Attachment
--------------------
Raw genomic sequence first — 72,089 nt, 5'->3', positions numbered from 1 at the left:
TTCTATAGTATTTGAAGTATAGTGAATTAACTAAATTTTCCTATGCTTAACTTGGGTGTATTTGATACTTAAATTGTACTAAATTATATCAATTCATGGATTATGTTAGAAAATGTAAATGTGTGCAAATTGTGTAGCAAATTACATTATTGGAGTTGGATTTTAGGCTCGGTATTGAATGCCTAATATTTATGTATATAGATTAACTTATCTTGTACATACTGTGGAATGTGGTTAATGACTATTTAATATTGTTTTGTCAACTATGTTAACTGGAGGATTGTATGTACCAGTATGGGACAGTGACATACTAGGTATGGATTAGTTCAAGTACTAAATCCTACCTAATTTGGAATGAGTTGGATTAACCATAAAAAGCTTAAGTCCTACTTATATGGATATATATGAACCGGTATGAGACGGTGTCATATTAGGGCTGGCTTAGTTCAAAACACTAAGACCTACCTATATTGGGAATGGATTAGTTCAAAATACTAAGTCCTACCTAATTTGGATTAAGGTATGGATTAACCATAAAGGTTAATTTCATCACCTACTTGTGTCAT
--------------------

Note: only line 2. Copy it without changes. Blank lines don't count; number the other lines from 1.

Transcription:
TTCTATAGTATTTGAAGTATAGTGAATTAACTAAATTTTCCTATGCTTAACTTGGGTGTATTTGATACTTAAATTGTACTAAATTATATCAATTCATGGATTATGTTAGAAAATGTAAATGTGTGCAAATTGTGTAGCAAATTACATTATTGGAGTTGGATTTTAGGCTCGGTATTGAATGCCTAATATTTATGTATATAGATTAACTTATCTTGTACATACTGTGGAATGTGGTTAATGACTATTTAATATTGTTTTGTCAACTATGTTAACTGGAGGATTGTATGTACCAGTATGGGACAGTGACATACTAGGTATGGATTAGTTCAAGTACTAAATCCTACCTAATTTGGAATGAGTTGGATTAACCATAAAAAGCTTAAGTCCTACTTATATGGATATATATGAACCGGTATGAGACGGTGTCATATTAGGGCTGGCTTAGTTCAAAACACTAAGACCTACCTATATTGGGAATGGATTAGTTCAAAATACTAAGTCCTACCTAATTTGGATTAAGGTATGGATTAACCATAAAGGTTAATTTCATCACCTACTTGTGTCAT